Constitutional Convention: Mistrustful Of Democracy

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Americans in general view America as an ideal democracy in which every citizen has a voice and the views of the public have the power to shape the country. It is somewhat ironic, then, that the Constitutional Convention as a whole was mistrustful of democracy. Perhaps the most prominent holder of this opinion was James Madison, who was very vocal about the oppressive results of majority rule. Madison was of the opinion that the best way to ensure liberty was not leave it in the hands of the general public, but rather to split the federal government and allow each of the resulting branches curtail the power of the others. As Madison said in Federalist No. 51, “Ambition must be made to counteract ambition”. Madison’s views on ambition were integrated into the political structure of the country by limiting democratic citizen participation in government and…show more content…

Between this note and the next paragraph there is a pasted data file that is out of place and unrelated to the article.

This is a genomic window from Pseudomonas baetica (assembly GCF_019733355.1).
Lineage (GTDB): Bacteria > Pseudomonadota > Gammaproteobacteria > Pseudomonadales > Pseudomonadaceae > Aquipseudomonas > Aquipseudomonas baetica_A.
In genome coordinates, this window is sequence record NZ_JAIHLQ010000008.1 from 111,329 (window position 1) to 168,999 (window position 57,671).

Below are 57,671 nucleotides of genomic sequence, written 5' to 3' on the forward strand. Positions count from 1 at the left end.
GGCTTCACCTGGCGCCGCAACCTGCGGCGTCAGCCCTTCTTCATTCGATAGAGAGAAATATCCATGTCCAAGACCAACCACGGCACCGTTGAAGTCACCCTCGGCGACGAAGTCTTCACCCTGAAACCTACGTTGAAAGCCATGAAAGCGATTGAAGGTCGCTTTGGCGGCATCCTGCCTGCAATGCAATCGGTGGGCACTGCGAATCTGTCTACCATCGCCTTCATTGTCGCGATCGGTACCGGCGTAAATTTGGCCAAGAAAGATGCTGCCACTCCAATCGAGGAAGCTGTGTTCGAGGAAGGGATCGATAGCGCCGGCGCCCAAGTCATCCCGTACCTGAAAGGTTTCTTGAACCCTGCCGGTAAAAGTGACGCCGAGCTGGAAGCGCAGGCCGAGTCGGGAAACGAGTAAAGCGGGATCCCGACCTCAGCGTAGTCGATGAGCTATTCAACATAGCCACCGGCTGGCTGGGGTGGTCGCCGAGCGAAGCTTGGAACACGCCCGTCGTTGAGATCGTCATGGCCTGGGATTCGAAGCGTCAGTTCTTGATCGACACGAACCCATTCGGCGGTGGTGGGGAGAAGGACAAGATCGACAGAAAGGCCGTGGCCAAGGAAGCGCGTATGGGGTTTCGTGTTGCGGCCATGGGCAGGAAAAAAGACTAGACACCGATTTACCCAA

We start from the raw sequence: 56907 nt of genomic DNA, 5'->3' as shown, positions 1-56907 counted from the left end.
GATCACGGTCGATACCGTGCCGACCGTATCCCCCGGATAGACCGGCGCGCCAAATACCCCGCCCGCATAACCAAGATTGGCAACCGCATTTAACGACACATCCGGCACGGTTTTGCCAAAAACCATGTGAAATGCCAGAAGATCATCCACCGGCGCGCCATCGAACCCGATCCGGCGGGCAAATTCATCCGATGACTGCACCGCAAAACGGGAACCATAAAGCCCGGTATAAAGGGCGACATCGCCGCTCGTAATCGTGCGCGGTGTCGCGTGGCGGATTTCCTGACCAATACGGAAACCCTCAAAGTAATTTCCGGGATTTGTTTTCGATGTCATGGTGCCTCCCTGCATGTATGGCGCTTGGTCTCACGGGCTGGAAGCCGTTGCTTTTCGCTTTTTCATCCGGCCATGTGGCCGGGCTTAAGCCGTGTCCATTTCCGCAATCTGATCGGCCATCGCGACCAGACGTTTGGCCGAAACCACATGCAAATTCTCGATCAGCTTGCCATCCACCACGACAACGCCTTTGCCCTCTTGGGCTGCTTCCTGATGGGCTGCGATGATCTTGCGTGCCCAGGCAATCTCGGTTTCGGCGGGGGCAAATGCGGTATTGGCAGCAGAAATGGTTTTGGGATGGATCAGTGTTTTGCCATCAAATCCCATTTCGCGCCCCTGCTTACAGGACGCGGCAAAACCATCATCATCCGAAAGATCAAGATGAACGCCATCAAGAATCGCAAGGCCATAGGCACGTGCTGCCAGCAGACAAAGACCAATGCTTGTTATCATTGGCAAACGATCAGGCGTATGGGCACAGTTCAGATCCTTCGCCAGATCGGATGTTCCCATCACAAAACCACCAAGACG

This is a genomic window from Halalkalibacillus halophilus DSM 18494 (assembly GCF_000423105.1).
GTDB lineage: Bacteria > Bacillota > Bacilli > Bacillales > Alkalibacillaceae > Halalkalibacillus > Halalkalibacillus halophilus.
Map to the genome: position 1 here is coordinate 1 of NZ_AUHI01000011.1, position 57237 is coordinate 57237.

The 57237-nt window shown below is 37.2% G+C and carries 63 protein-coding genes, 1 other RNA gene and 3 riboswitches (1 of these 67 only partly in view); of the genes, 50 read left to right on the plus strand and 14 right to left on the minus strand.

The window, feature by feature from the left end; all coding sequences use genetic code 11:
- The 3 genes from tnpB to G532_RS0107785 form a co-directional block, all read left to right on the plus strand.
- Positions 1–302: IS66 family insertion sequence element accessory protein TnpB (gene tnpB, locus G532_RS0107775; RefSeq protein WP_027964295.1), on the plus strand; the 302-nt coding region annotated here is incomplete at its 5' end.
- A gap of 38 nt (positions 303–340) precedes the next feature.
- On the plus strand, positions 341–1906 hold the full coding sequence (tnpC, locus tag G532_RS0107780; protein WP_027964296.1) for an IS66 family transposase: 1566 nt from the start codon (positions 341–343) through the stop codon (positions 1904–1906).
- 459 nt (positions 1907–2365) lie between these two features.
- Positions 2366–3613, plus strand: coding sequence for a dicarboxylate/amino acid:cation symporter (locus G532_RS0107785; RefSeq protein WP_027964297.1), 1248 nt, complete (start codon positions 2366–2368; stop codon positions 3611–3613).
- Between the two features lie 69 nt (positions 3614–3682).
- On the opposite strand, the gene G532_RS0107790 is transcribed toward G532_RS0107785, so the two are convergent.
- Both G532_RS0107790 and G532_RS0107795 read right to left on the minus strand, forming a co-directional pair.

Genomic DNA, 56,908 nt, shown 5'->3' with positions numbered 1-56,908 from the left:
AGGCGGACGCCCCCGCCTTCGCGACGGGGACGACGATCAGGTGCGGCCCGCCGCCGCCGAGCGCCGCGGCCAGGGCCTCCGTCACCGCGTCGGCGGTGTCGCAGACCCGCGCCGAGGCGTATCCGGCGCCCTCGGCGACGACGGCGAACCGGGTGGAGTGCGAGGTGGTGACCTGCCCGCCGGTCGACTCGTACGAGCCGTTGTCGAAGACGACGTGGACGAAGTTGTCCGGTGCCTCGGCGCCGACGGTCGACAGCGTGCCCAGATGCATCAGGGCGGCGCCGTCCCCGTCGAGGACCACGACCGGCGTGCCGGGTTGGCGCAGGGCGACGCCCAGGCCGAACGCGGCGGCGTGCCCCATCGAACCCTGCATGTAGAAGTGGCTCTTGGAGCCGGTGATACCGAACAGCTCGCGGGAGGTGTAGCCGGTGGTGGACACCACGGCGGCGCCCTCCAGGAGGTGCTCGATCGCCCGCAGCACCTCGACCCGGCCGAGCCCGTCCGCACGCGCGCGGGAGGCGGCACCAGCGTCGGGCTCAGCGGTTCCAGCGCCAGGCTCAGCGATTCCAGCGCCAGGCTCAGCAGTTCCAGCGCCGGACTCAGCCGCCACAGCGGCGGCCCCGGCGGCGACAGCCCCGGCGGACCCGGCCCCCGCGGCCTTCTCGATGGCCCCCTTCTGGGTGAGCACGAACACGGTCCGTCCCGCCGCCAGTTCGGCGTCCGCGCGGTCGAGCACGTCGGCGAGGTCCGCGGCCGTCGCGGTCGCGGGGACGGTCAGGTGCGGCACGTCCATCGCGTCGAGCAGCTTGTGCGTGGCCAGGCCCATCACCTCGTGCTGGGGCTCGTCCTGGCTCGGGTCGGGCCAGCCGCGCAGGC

Madison wrote in Federalist No. 10 that democracies “have ever been spectacles of turbulence and contention; have ever been found incompatible with personal security or the rights of property; and have in general been as short in their lives as they have been violent in their deaths.” This belief led the Constitutional Convention to drastically limit popular participation in government action. Even the president is not voted in by popular vote, and is rather selected by electorates, who were themselves originally selected by state legislatures. So essentially, the public would vote for the legislator, who would vote for the electorate, who would finally vote for the president. The justices of the Supreme Court, the highest court in the land, are selected by the president and confirmed by congress rather than voted on. The Supreme Court Justices, then, are free to make decisions without fear of losing
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